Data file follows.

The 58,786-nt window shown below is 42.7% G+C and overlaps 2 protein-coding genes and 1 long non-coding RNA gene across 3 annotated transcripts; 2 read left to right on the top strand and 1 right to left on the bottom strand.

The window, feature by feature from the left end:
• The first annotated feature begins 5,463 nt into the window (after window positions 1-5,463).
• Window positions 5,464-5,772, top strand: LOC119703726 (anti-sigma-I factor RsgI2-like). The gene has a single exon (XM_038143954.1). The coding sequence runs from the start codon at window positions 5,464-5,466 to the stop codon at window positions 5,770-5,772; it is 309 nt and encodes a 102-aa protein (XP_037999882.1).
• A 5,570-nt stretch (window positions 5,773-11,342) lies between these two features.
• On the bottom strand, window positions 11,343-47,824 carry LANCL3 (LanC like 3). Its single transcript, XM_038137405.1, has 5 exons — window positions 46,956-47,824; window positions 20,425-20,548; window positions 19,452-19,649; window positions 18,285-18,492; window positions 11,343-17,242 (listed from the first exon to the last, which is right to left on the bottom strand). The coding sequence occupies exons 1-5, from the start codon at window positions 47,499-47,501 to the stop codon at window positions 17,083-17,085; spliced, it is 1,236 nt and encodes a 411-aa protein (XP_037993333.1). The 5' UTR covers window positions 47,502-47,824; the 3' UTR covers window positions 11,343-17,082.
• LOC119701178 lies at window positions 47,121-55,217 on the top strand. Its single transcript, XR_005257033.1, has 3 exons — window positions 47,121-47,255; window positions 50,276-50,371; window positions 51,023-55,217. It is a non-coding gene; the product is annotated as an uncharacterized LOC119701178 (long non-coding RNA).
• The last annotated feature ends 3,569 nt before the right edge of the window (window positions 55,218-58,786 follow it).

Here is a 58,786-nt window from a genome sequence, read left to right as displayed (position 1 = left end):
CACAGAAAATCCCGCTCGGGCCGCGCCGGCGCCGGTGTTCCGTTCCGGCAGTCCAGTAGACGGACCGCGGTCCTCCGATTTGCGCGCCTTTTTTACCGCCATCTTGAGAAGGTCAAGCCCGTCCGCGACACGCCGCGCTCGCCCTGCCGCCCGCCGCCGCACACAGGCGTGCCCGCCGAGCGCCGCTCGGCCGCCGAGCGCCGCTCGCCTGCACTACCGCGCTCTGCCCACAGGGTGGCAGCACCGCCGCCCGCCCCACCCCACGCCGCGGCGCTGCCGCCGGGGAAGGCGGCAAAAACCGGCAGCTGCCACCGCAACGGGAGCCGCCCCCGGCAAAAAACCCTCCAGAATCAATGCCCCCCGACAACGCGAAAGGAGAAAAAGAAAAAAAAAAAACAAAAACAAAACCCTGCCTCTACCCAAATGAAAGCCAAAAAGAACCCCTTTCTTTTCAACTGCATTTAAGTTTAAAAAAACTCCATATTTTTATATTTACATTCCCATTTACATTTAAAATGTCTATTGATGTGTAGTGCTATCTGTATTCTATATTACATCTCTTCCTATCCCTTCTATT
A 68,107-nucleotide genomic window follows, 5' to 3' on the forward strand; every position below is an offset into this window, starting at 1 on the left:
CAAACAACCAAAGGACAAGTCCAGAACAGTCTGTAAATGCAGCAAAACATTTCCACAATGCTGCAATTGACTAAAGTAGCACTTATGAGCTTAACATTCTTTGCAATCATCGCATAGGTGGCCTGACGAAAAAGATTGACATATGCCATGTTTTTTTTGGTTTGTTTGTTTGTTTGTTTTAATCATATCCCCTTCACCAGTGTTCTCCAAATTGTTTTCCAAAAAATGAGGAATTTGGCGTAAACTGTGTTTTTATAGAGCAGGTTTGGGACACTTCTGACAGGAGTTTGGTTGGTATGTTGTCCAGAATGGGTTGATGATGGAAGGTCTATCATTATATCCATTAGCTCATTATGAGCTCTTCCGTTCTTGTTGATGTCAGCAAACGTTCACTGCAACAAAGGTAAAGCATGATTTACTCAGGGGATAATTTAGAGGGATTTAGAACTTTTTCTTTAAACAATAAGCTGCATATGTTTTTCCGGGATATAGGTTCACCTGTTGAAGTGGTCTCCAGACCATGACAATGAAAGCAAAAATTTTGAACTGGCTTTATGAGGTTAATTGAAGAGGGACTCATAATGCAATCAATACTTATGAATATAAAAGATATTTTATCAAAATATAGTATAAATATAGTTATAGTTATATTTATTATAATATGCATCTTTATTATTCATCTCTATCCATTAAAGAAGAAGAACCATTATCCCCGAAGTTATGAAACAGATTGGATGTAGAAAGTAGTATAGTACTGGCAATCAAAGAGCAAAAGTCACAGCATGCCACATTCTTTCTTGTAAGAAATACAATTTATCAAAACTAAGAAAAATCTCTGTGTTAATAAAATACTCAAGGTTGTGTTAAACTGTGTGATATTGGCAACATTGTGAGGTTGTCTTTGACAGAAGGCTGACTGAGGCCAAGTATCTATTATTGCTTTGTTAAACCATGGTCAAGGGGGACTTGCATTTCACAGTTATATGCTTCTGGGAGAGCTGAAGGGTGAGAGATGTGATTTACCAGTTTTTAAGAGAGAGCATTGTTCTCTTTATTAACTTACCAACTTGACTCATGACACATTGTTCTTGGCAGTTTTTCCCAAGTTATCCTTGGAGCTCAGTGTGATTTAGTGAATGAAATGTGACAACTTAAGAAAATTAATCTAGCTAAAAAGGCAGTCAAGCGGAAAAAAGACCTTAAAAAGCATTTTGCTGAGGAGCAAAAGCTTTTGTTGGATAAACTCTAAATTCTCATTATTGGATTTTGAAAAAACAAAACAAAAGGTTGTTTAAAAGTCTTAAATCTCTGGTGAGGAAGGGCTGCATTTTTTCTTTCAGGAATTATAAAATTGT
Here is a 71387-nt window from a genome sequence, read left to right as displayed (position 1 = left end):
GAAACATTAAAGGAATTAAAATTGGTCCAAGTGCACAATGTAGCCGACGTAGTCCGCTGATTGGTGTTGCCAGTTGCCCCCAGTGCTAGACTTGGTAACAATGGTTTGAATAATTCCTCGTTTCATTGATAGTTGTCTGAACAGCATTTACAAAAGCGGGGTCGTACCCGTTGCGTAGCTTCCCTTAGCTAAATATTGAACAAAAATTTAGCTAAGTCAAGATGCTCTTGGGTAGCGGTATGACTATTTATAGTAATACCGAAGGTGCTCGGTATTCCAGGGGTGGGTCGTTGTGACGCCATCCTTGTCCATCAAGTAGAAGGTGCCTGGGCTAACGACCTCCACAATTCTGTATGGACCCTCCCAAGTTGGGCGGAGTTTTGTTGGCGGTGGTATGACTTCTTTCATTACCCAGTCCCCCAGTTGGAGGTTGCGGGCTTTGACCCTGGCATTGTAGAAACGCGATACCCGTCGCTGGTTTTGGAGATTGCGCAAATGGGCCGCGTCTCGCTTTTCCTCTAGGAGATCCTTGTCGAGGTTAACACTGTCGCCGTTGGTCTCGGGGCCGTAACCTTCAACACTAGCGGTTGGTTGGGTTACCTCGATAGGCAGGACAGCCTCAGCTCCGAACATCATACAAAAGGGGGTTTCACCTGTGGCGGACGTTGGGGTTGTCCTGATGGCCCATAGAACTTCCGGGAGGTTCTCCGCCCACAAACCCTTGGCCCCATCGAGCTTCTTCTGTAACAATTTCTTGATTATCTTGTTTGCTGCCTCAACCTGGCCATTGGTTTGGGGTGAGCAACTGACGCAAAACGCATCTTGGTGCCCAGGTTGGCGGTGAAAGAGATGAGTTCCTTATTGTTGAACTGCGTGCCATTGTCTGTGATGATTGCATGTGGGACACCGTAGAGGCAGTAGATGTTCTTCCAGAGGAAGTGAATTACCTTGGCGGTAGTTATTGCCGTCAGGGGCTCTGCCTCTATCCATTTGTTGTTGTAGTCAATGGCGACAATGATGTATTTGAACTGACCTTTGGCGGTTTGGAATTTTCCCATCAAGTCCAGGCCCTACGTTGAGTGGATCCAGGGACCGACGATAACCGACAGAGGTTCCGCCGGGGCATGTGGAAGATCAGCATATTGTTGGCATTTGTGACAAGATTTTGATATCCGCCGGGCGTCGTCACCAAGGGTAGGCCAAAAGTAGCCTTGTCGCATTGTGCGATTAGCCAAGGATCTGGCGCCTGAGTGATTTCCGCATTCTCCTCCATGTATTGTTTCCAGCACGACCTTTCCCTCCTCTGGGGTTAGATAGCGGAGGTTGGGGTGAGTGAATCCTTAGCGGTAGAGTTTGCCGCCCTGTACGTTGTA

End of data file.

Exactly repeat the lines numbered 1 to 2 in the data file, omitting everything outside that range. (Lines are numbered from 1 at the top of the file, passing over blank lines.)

The 58,786-nt window shown below is 42.7% G+C and overlaps 2 protein-coding genes and 1 long non-coding RNA gene across 3 annotated transcripts; 2 read left to right on the top strand and 1 right to left on the bottom strand.

The window, feature by feature from the left end: